It's been ten years since Yao Ming announced his pledge to stop eating shark's fin soup. Taking aim at the hearts of Chinese consumers - the world's most prolific consumers of sharks' fins - the NBA star made this heartfelt appeal: "Remember, when the buying stops, the killing can too."
More recently, other global figures have lent their voice to the cause, compelling hotel and restaurant groups, logistics service providers and airlines to stop serving or transporting the product, which is considered a delicacy in parts of Asia.
In June, Hollywood actors Leonardo DiCaprio and Morgan Freeman supported the Shark Fin Elimination Act of 2016, a bill designed to ban the sale of sharks' fins in America. The act of finning a shark is already illegal in U.S. waters.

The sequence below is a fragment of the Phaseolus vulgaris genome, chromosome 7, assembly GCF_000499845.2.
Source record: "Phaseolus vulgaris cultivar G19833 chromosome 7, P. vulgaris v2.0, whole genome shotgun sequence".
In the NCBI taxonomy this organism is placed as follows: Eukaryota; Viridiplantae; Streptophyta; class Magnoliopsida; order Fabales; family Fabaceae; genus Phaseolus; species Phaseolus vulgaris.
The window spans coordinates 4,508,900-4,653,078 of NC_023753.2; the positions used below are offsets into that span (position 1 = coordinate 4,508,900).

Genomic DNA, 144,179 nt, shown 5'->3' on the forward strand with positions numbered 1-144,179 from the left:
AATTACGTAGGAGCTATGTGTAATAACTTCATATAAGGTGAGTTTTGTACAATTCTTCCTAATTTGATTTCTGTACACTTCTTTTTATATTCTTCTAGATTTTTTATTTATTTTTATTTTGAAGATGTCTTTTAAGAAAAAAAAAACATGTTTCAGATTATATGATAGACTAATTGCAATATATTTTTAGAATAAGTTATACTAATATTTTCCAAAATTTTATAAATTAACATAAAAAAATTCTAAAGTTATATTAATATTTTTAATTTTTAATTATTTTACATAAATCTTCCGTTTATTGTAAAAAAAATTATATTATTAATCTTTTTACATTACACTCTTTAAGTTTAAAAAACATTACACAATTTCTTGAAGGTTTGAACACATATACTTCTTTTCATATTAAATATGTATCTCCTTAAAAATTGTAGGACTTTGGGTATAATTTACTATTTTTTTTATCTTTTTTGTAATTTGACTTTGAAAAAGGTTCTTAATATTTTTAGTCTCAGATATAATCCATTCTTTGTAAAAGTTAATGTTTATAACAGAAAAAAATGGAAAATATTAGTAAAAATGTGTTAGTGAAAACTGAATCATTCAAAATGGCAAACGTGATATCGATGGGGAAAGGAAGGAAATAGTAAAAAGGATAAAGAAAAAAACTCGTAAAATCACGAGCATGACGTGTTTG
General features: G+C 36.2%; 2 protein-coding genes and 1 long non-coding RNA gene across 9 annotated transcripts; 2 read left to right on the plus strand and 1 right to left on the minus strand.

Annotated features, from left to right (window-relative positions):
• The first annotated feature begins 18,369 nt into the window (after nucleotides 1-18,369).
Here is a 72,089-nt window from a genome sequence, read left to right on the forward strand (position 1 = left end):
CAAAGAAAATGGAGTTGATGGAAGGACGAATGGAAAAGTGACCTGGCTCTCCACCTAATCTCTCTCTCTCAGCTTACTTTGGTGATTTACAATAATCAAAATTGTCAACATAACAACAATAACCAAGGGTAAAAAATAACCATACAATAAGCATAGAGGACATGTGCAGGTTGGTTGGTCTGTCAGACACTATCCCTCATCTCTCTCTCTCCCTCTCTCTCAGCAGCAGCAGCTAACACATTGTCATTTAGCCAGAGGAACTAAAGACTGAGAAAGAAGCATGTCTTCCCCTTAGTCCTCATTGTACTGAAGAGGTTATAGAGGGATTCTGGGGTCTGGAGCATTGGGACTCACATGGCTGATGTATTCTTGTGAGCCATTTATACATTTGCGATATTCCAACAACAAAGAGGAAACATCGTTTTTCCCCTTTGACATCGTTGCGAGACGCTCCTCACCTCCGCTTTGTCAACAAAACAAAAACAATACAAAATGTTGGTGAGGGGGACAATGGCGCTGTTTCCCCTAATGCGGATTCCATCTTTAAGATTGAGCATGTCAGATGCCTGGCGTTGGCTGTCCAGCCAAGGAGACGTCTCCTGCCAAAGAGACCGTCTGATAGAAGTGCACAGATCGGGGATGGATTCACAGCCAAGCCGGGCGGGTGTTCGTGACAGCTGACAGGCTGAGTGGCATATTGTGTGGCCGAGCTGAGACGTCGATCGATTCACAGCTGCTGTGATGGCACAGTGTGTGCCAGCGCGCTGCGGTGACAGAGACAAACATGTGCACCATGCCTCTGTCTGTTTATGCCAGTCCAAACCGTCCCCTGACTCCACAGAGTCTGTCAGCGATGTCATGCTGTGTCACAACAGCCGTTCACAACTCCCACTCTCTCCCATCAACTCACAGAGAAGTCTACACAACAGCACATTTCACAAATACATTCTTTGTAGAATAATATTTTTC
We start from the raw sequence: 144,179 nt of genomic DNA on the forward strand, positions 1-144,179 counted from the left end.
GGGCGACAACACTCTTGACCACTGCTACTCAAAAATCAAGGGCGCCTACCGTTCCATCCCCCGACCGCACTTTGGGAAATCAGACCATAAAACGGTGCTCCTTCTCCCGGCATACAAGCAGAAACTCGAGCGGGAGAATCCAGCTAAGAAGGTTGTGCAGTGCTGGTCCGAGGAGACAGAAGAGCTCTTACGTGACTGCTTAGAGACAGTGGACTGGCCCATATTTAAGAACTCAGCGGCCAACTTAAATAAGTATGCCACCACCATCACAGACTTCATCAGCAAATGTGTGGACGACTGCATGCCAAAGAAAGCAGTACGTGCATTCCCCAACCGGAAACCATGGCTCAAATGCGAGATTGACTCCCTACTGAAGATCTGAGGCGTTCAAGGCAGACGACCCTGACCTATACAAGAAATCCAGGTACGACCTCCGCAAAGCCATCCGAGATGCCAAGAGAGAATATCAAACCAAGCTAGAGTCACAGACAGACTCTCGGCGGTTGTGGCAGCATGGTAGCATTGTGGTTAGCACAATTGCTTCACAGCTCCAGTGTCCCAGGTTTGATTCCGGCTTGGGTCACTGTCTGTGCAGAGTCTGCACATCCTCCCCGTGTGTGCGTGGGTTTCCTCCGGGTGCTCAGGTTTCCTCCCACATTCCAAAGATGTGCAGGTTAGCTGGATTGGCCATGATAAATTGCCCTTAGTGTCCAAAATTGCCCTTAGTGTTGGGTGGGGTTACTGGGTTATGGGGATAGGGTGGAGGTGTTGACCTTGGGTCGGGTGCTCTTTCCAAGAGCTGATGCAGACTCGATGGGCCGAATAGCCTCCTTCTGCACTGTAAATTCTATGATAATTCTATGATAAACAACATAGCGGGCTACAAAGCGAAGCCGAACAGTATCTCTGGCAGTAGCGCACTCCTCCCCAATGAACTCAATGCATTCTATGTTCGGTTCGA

In the same month, Hong Kong flag-carrier Cathay Pacific imposed a ban on transporting sharks' fins, joining more than 30 other airlines that have pledged to halt shipment of fins and other shark-related products.
Unsustainable fishing has left a number of shark species on the brink of extinction. Studies have shown that between the 1970s and now, the numbers of commonly finned sharks have declined by up to 99 percent.